Montefalco is a very nice hill-town on an outcrop of the Colli Martani above the valley of the Clitunno river.
The town has been actively settled since the times of the Umbri. It has been under the successive domination of the Romans and then Lombards the Middle Ages. In 1249 it was sacked by Frederick II, but was soon rebuilt with the modern name. From the 13th century it had been a free comune under the domination of local nobles and merchants, but later, as with many other Umbrian locales, the comune gave way to government by a Signoria — in this case, that of the Trinci from the nearby Foligno (1383-1439). In 1446 it fell under the rule of the Papal States where it remained until the unification of Italy in 1861.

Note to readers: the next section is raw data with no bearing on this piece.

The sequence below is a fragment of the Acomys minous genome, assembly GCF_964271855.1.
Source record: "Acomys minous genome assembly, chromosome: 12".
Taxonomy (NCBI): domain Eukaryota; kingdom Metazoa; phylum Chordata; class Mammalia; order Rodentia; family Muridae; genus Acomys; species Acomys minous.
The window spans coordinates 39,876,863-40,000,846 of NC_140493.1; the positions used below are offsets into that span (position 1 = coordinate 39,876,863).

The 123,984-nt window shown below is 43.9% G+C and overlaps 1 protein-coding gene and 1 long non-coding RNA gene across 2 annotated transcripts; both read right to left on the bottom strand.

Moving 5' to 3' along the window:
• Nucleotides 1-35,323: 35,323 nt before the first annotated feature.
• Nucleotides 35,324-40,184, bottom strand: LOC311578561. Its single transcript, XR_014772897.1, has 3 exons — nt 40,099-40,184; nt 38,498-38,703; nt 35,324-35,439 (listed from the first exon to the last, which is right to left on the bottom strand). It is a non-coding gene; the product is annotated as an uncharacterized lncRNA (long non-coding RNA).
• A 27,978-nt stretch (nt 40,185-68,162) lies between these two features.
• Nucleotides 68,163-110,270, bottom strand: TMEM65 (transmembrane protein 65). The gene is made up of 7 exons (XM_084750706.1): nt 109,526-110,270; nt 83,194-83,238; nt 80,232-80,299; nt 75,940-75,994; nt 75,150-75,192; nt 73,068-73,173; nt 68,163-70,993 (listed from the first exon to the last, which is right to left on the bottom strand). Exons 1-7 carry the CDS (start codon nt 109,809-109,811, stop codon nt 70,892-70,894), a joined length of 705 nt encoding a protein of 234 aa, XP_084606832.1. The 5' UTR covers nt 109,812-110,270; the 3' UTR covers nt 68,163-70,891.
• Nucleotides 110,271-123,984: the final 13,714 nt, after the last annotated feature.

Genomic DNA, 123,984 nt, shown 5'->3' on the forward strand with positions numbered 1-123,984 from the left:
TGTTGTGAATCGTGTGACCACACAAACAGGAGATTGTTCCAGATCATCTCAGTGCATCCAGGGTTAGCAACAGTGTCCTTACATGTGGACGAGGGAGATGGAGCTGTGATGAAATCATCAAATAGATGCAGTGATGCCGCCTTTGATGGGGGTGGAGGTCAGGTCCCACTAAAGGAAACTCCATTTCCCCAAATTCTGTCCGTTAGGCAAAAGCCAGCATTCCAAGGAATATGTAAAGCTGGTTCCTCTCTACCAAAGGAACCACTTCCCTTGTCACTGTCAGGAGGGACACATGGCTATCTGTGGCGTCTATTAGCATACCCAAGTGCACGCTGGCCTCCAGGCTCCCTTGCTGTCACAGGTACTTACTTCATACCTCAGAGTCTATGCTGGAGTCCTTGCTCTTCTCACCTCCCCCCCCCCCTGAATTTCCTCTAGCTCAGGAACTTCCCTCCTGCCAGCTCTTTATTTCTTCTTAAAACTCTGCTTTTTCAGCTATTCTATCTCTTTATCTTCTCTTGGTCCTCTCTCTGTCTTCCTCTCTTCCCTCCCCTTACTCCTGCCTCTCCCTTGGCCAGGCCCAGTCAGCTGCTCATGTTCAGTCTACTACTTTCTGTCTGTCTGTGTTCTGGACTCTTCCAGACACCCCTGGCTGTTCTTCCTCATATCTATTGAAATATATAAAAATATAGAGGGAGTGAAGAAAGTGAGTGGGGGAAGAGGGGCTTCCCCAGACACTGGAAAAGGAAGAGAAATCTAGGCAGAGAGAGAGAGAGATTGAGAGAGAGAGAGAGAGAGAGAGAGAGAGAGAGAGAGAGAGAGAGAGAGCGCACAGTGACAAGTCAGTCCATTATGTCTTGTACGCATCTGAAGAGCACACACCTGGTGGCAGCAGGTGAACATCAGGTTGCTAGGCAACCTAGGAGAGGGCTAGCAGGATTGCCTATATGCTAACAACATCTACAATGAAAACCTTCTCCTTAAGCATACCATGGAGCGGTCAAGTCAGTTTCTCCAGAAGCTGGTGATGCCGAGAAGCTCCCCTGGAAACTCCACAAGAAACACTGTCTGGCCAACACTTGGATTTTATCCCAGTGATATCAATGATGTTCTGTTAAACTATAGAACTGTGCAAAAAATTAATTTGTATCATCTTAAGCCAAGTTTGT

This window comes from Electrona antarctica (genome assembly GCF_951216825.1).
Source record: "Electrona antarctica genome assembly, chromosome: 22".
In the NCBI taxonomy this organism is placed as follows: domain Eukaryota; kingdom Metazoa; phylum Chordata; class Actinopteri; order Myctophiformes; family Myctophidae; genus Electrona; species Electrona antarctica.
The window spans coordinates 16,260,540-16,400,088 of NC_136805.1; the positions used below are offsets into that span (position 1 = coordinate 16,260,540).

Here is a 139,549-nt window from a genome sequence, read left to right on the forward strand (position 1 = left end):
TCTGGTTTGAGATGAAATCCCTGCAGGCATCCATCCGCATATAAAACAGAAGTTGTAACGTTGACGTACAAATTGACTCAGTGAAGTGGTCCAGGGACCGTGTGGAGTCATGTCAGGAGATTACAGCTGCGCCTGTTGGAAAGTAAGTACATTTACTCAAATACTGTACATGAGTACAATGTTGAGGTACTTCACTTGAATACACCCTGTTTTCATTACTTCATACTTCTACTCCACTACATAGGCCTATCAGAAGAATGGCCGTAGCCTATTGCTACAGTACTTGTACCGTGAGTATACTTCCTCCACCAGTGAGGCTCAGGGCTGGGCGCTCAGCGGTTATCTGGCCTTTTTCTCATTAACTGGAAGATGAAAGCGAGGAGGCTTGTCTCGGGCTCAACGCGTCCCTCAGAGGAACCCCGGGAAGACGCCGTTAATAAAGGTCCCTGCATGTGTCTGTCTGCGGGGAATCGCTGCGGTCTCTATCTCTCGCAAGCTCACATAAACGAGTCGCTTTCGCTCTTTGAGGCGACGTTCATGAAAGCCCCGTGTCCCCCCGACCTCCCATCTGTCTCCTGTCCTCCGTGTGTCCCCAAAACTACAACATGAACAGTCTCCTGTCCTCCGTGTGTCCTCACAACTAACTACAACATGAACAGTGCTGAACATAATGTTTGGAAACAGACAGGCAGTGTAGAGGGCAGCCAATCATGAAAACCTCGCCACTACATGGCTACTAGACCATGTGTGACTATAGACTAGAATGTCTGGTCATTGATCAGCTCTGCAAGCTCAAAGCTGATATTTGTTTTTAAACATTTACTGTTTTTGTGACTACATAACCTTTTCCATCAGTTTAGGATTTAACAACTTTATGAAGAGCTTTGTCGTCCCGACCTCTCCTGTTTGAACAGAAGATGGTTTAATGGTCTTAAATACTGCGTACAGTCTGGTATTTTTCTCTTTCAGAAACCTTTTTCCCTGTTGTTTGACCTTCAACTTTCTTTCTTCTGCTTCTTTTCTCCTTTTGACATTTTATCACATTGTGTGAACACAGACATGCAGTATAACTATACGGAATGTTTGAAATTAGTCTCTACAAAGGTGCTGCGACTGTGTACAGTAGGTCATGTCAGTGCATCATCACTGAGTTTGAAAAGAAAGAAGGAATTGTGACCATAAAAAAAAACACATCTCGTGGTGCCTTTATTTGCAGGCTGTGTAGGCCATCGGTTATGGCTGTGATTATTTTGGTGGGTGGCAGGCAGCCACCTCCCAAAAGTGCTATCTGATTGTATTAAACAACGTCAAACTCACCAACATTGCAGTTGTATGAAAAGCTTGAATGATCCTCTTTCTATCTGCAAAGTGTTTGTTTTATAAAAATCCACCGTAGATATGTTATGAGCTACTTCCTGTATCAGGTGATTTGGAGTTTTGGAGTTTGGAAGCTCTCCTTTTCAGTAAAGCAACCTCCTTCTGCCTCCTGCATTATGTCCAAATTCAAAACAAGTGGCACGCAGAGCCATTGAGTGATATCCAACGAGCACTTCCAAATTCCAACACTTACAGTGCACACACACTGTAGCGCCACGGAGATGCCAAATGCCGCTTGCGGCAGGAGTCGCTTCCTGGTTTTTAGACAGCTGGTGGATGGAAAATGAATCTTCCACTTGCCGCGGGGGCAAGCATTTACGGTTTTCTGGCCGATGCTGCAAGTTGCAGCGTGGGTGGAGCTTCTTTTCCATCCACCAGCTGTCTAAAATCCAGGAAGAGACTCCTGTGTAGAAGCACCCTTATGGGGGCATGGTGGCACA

Montefalco is not only famous for its beauty. The comune of Montefalco and a small area of the near town of Bevagna, Gualdo Cattaneo, Castel Ritaldi and Giano dell’Umbria constitute the regulated geographical area for the well-known Montefalco wines. Every year in September, the town sponsors a major festival called Settimana Enologica — Wine Week — where visitors can enjoy the principal wines produced in the area including the DOC Montefalco Rosso, the more complex DOCG red tannic wines Sagrantino in the two versions “secco” and “passito” (dry and sweet), for which the area is famous.